The trajectory of my art has been through science. During an era of tremendous advancement in cell and molecular biology occurring in the 1970s and 80s, I gained a doctoral degree in these fields from the University of California at Los Angeles. At this institution, I pursued a career in biomedical research while developing a keen interest in woodworking and art. I began to seriously produce wood artwork in 2002, and have recently transitioned into a full-time wood artist.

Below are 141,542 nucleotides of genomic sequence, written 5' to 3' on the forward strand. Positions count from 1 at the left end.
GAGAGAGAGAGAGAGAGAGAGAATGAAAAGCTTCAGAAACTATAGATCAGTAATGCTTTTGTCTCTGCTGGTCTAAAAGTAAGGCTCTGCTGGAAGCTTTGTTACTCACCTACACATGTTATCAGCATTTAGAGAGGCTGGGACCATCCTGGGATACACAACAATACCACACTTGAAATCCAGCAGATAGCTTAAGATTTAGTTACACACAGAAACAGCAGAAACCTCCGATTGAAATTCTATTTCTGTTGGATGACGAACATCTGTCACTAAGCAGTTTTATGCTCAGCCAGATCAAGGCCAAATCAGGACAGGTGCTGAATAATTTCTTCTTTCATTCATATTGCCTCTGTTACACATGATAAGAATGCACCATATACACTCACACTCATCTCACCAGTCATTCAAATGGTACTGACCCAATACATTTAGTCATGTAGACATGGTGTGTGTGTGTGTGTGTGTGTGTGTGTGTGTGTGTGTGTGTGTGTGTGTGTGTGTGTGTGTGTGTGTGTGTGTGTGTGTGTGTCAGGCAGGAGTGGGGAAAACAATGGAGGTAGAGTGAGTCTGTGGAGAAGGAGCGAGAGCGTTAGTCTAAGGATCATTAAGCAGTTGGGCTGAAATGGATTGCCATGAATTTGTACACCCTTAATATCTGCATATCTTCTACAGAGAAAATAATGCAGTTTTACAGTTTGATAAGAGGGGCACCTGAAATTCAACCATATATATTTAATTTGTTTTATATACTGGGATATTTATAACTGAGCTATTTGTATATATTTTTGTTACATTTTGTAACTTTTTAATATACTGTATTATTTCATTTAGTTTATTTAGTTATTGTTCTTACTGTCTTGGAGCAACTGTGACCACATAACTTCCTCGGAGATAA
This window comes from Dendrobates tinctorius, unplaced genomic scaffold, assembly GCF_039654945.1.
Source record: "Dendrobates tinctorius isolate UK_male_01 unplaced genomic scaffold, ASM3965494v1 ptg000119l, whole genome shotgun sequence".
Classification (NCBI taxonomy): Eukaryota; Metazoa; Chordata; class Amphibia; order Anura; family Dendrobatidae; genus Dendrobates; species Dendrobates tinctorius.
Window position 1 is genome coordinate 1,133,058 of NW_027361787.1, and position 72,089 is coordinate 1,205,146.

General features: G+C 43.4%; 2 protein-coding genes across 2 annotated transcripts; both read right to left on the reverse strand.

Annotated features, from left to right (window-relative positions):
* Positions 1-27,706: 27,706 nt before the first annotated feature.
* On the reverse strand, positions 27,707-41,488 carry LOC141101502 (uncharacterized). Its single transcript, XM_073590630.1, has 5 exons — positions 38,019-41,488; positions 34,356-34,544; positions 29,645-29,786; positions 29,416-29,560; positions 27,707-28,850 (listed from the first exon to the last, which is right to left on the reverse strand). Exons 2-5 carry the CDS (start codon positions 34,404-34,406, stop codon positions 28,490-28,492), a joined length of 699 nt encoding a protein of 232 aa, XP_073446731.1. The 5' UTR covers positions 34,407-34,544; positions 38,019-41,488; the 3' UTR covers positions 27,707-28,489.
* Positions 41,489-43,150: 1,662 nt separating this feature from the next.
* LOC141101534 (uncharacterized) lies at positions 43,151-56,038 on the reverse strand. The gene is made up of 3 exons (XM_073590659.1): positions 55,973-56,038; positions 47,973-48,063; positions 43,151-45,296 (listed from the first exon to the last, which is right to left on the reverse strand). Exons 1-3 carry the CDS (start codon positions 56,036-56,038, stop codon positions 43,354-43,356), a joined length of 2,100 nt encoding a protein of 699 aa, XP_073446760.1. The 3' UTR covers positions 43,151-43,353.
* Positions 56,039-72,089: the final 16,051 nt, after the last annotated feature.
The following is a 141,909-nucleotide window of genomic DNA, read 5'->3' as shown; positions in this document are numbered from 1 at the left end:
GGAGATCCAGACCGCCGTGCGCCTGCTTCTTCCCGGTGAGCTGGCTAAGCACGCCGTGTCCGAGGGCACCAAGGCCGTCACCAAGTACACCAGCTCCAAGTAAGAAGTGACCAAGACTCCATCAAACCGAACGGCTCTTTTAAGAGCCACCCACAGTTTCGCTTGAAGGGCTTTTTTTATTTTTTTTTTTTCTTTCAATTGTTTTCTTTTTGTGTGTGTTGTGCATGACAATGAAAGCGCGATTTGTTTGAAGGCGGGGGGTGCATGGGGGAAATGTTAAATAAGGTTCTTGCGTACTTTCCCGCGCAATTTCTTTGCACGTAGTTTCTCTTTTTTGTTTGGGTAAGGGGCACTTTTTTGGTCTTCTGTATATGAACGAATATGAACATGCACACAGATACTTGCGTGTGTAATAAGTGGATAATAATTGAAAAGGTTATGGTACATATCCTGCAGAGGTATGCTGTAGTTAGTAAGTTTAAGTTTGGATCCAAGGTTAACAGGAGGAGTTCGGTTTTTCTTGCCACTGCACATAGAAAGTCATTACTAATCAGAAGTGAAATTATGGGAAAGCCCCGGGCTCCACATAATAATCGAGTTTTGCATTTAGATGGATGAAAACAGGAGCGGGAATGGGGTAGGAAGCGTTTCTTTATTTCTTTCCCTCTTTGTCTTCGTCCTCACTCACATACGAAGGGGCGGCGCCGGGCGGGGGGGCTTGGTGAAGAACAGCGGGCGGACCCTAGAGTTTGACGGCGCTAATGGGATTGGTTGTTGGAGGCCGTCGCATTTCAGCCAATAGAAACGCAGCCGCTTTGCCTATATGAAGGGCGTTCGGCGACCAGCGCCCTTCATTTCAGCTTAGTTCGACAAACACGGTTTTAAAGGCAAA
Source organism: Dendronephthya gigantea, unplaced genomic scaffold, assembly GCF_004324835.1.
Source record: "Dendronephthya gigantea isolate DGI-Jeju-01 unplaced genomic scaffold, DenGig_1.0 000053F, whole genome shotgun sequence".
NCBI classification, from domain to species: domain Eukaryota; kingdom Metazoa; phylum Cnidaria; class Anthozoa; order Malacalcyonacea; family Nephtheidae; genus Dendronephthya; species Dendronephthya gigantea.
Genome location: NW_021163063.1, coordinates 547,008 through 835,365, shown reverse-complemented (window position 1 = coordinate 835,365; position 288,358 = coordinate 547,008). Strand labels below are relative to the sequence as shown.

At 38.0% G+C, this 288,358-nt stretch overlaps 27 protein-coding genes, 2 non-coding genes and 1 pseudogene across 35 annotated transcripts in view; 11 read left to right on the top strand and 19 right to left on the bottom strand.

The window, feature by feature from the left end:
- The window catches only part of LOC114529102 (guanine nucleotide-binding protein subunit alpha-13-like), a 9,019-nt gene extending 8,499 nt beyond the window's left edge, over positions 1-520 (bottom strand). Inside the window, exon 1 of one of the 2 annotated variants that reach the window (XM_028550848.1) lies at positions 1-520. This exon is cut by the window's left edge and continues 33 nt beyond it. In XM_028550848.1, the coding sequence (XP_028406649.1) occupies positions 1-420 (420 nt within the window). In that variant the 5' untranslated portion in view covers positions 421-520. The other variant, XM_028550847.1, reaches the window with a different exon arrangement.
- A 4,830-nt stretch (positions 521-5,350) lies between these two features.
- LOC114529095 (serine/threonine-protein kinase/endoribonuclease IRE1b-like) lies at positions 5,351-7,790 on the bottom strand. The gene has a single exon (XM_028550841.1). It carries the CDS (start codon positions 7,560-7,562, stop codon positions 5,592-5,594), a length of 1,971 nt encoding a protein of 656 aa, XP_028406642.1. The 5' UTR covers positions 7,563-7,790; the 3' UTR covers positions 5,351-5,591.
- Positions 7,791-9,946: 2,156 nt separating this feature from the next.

My style and approach are my own, greatly influenced by my background in biology. In my artwork, I try to express the dynamic form of growth and symmetry encountered in cells and tissues, as well as in whole organisms throughout the natural world. Without attempting to accurately portray biological structures, I use organic shapes and abstract forms, like holes and fissures, to achieve the perception of biological growth in my artwork. Often my aim is for a sculpture to appear as if it arose by the process of natural growth rather than carved by human hands. I also enjoy the use of biological specimens, such as fossils and butterflies, as central features in my sculptures, playing off their form and symmetry. Wood seems a natural choice of medium, as it is derived from the processes of biological growth that is the foundation of my artistic style.